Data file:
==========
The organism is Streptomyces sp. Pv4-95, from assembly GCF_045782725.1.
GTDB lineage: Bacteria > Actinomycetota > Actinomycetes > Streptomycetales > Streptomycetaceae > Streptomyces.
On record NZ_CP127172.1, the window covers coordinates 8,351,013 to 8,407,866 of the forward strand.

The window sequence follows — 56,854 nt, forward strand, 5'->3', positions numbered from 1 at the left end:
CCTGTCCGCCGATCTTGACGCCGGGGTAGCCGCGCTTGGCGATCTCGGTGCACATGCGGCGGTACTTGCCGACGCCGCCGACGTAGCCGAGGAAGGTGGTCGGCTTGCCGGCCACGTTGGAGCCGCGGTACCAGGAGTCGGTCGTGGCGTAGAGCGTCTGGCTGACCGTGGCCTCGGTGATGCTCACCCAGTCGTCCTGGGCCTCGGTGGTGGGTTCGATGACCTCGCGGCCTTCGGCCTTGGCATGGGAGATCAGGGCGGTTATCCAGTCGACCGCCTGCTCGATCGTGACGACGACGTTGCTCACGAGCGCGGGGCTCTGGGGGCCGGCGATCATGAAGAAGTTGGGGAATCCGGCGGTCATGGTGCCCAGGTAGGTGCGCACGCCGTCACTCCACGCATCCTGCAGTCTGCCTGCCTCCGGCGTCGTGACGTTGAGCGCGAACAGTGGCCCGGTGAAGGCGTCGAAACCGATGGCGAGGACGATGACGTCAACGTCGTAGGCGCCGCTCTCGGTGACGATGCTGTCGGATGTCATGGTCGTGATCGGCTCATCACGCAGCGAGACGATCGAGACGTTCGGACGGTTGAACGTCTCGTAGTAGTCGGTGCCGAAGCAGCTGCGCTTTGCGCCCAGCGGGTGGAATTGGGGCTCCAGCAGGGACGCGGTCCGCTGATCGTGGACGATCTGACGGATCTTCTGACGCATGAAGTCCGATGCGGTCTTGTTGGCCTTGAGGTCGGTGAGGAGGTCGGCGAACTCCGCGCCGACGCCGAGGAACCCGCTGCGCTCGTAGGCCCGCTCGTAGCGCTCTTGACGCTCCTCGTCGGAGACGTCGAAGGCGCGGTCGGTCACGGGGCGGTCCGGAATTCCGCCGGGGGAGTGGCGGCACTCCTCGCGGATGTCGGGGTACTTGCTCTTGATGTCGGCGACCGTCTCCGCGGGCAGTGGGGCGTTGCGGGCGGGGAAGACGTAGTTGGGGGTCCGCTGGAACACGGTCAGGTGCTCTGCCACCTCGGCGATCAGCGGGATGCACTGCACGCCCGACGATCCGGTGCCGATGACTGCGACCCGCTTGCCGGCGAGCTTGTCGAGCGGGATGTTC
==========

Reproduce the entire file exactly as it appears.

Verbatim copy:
The organism is Streptomyces sp. Pv4-95, from assembly GCF_045782725.1.
GTDB lineage: Bacteria > Actinomycetota > Actinomycetes > Streptomycetales > Streptomycetaceae > Streptomyces.
On record NZ_CP127172.1, the window covers coordinates 8,351,013 to 8,407,866 of the forward strand.

The window sequence follows — 56,854 nt, forward strand, 5'->3', positions numbered from 1 at the left end:
CCTGTCCGCCGATCTTGACGCCGGGGTAGCCGCGCTTGGCGATCTCGGTGCACATGCGGCGGTACTTGCCGACGCCGCCGACGTAGCCGAGGAAGGTGGTCGGCTTGCCGGCCACGTTGGAGCCGCGGTACCAGGAGTCGGTCGTGGCGTAGAGCGTCTGGCTGACCGTGGCCTCGGTGATGCTCACCCAGTCGTCCTGGGCCTCGGTGGTGGGTTCGATGACCTCGCGGCCTTCGGCCTTGGCATGGGAGATCAGGGCGGTTATCCAGTCGACCGCCTGCTCGATCGTGACGACGACGTTGCTCACGAGCGCGGGGCTCTGGGGGCCGGCGATCATGAAGAAGTTGGGGAATCCGGCGGTCATGGTGCCCAGGTAGGTGCGCACGCCGTCACTCCACGCATCCTGCAGTCTGCCTGCCTCCGGCGTCGTGACGTTGAGCGCGAACAGTGGCCCGGTGAAGGCGTCGAAACCGATGGCGAGGACGATGACGTCAACGTCGTAGGCGCCGCTCTCGGTGACGATGCTGTCGGATGTCATGGTCGTGATCGGCTCATCACGCAGCGAGACGATCGAGACGTTCGGACGGTTGAACGTCTCGTAGTAGTCGGTGCCGAAGCAGCTGCGCTTTGCGCCCAGCGGGTGGAATTGGGGCTCCAGCAGGGACGCGGTCCGCTGATCGTGGACGATCTGACGGATCTTCTGACGCATGAAGTCCGATGCGGTCTTGTTGGCCTTGAGGTCGGTGAGGAGGTCGGCGAACTCCGCGCCGACGCCGAGGAACCCGCTGCGCTCGTAGGCCCGCTCGTAGCGCTCTTGACGCTCCTCGTCGGAGACGTCGAAGGCGCGGTCGGTCACGGGGCGGTCCGGAATTCCGCCGGGGGAGTGGCGGCACTCCTCGCGGATGTCGGGGTACTTGCTCTTGATGTCGGCGACCGTCTCCGCGGGCAGTGGGGCGTTGCGGGCGGGGAAGACGTAGTTGGGGGTCCGCTGGAACACGGTCAGGTGCTCTGCCACCTCGGCGATCAGCGGGATGCACTGCACGCCCGACGATCCGGTGCCGATGACTGCGACCCGCTTGCCGGCGAGCTTGTCGAGCGGGATGTTC